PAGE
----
This system is the most commonly used method in proteomics research. Complex protein mixtures in a biological fluid are separated by 2DE, which is the combination of isoelectric focusing and SDS/PAGE. Complex protein molecules are separated according to relative charge based on isoelectric point, continued by second dimension separation based on molecular mass into single detectable protein spots. The protein spots separated on the gel are often visualized with different stains, such as silver staining, Coomasie Blue and Sypro Ruby. Sypro Ruby overcame problems of low sensitivity (Coomassie Blue) and poor dynamic range (silver staining) with higher sensitivity (1-2 ng) and three order magnitude of linear dynamic range. Sometime pre-staining with Cy dye is carried out but it is not commonly used. This method usually gives more than 1000 apparent protein spots on a single gel. Different spectrum of blue and red dye indicates the expression behaviour of the proteins, either over-expressed or under-expressed. The expression profile is then further analysed using different mass spectrometry techniques. Conventionally, the protein spots of interest will be excised from the gel and in-gel-digested by proteases, often trypsin, and then the resulting fragments are examined under MALDI-TOF-MS plate. The sample are first dried, then coated with an acidic matrix and subsequently subjected to laser radiation. The mass/charge (m/z) ratio determines the peptides separation, which is based on their time of flight. The data from the analysis is then compared with online database for instance, Mascot, to identify the protein spots of interest (Poon and Mathura, 2009; Scott et. al., 2005).
2DE coupled with MALDI-TOF-MS technique has been used widely for the analysis of whole proteins and the gel can be analysed through a myriad of stains and imaging software available. 2DE is considered the best identification method of proteins where various post-translational modifications and splice variants present. Ongoing developments in the technical advances of 2DE have improved the reproducibility, sensitivity and throughput of proteome analysis. Furthermore, this method can analyze up to 1000 different target protein spots on a single gel which renders it suitable for global analysis of the expression of proteins in a biological system. On the other words, 2DE allows hundreds of proteins to be separated and displayed on a single 2-dimensional gel to enable global view of proteins at a given point in time (Scott et. al., 2005). 2DE has been employed through research in comparing the renal proteome of type 1 diabetes mellitus nephropathy and non-diabetic mice. Further identification of MALDI-TOF-MS has identified under-expression of elastase IIIB and over-expression of monocyte neutrophil elastase inhibitor (Thongboonkerd et. al., 2004). In type 2 diabetes, 2DE coupled with MALDI-TOF-MS has identified various protein variants in the blood plasma and serum. Although 2DE has high resolving power and large sample loading capacity, reproducibility is a main setback. However, easy visualization of protein variants by 2DE give a very informative analysis of a proteome and thus it is now the fastest technique to directly target protein expression differences.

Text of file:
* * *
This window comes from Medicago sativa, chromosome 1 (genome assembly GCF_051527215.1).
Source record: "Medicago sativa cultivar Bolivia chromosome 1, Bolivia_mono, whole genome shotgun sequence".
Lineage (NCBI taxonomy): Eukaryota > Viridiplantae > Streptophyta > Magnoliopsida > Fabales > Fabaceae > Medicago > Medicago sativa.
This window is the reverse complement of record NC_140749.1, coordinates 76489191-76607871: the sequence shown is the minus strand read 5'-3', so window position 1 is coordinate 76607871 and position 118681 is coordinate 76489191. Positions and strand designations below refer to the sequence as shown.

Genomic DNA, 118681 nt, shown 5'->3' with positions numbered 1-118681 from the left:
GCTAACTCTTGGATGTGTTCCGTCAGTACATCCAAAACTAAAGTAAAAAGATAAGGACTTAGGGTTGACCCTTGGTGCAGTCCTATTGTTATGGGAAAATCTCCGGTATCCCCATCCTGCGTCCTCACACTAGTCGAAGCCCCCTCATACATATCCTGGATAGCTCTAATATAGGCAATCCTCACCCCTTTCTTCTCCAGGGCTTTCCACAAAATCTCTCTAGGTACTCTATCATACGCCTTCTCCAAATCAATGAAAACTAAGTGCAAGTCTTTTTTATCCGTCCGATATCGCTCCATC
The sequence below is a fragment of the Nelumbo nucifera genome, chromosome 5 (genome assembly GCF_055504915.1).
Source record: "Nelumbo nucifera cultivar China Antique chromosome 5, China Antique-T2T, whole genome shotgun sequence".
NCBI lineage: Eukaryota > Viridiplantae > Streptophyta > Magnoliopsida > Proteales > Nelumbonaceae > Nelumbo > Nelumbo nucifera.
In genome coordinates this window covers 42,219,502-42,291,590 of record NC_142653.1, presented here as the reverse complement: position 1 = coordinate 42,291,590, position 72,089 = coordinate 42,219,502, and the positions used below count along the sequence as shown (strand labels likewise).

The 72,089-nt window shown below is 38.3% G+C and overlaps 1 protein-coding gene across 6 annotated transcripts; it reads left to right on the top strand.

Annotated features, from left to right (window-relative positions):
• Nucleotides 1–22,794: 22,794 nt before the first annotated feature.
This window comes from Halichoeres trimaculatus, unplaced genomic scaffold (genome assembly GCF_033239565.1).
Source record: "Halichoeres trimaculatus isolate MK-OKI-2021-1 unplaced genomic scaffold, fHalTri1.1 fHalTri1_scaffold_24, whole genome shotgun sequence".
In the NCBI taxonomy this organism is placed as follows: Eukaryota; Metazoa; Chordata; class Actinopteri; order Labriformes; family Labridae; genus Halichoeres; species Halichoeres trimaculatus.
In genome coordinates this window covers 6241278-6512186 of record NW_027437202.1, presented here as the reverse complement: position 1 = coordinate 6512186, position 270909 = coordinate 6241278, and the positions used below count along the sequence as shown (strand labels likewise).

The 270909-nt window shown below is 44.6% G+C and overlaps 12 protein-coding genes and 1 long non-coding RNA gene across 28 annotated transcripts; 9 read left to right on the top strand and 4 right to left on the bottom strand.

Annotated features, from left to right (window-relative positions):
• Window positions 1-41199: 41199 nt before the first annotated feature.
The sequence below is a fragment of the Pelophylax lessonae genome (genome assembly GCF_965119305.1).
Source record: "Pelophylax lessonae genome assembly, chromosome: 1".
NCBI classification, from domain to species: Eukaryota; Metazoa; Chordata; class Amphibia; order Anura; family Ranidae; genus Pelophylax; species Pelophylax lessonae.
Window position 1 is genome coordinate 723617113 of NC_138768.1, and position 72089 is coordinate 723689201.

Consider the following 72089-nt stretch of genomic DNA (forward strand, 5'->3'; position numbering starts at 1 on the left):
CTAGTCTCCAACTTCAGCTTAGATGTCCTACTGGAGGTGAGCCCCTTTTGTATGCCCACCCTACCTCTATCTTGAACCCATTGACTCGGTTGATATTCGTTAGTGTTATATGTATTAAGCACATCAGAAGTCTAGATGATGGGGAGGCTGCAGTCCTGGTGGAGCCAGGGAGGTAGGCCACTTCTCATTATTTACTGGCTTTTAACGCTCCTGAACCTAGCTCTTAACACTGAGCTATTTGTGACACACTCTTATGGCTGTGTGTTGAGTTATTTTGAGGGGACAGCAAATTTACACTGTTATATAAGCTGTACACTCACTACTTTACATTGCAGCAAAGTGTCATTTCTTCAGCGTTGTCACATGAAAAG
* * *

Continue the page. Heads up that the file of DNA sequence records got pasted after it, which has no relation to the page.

SELDI-TOF technique is described by Caffrey (2010) as a unique technique best suited to study urine proteome thanks to its high salt tolerance, small sample required for analysis and high throughput properties. Urine is one of the major samples used for proteomic analysis in diabetes mellitus study, as recently been carried out by Andersen et. al. (2010). SELDI-TOF technique weds MALDI-TOF with chromatography, where functional groups are immobilized on a chip surface and proteins will bind to them. The proteins were bound by utilizing different chemical properties such as anion and cation exchange, reverse phase, metal affinity, and surfaces pre-coated with reactive groups to capture various proteins such as antibodies and receptors. Similar protein identification method used in MALDI-TOF-MS applied afterwards where the bound proteins on the protein chip are ionised and separated by TOF according to m/z ratio. Sundsten et.al. (2006) identified several serum proteins from normal glucose tolerance individuals and type 2 diabetes mellitus patients using SELDI-TOF technique. The experiment was successful as four differentially expressed proteins were discovered: apolipoprotein C3, transthretin, albumin and transferrin.